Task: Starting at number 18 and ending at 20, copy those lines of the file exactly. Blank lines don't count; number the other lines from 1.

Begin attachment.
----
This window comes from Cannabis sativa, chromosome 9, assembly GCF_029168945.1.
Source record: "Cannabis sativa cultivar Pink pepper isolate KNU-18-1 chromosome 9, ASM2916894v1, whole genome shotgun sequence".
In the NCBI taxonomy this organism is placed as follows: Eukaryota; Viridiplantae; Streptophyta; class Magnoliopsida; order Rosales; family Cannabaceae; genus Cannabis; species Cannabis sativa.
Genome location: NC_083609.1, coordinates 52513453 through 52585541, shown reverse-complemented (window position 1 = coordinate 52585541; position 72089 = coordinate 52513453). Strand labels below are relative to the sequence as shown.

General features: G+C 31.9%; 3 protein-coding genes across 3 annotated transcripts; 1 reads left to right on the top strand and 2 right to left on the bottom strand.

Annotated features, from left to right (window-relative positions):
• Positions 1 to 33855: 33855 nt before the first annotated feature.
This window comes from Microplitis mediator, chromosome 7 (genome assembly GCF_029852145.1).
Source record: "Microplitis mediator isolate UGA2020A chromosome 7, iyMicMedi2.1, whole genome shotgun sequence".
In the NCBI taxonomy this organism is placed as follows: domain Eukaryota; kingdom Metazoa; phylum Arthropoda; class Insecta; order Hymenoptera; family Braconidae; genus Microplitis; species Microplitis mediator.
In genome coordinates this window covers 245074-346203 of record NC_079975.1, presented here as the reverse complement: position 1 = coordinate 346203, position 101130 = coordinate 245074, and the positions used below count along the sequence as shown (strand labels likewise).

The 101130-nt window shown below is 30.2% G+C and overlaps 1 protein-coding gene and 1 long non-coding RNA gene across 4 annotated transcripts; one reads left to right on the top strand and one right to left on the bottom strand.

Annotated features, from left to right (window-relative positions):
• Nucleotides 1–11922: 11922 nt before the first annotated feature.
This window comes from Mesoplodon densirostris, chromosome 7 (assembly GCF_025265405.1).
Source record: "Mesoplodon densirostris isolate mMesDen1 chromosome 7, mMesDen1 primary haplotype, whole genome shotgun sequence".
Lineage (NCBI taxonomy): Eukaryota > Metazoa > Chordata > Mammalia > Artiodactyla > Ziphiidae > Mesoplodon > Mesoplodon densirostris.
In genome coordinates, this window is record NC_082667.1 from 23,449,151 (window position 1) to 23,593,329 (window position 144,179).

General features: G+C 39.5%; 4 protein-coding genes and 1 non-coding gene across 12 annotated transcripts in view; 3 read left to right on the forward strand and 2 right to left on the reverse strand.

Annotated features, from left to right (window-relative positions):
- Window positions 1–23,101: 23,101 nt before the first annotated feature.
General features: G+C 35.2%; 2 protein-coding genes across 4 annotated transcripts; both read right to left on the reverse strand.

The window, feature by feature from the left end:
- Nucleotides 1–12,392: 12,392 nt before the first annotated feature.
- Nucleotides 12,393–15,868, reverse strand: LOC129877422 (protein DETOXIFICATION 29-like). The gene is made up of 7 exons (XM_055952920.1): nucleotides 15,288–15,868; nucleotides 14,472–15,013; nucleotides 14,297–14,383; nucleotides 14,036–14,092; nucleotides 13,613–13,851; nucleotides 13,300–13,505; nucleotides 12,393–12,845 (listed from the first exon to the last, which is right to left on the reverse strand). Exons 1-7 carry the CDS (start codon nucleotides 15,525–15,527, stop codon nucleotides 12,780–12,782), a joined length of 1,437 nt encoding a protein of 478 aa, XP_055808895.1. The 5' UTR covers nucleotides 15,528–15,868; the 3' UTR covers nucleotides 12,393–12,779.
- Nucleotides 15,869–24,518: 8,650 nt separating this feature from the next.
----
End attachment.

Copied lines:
In genome coordinates, this window is record NC_082667.1 from 23,449,151 (window position 1) to 23,593,329 (window position 144,179).

General features: G+C 39.5%; 4 protein-coding genes and 1 non-coding gene across 12 annotated transcripts in view; 3 read left to right on the forward strand and 2 right to left on the reverse strand.

Annotated features, from left to right (window-relative positions):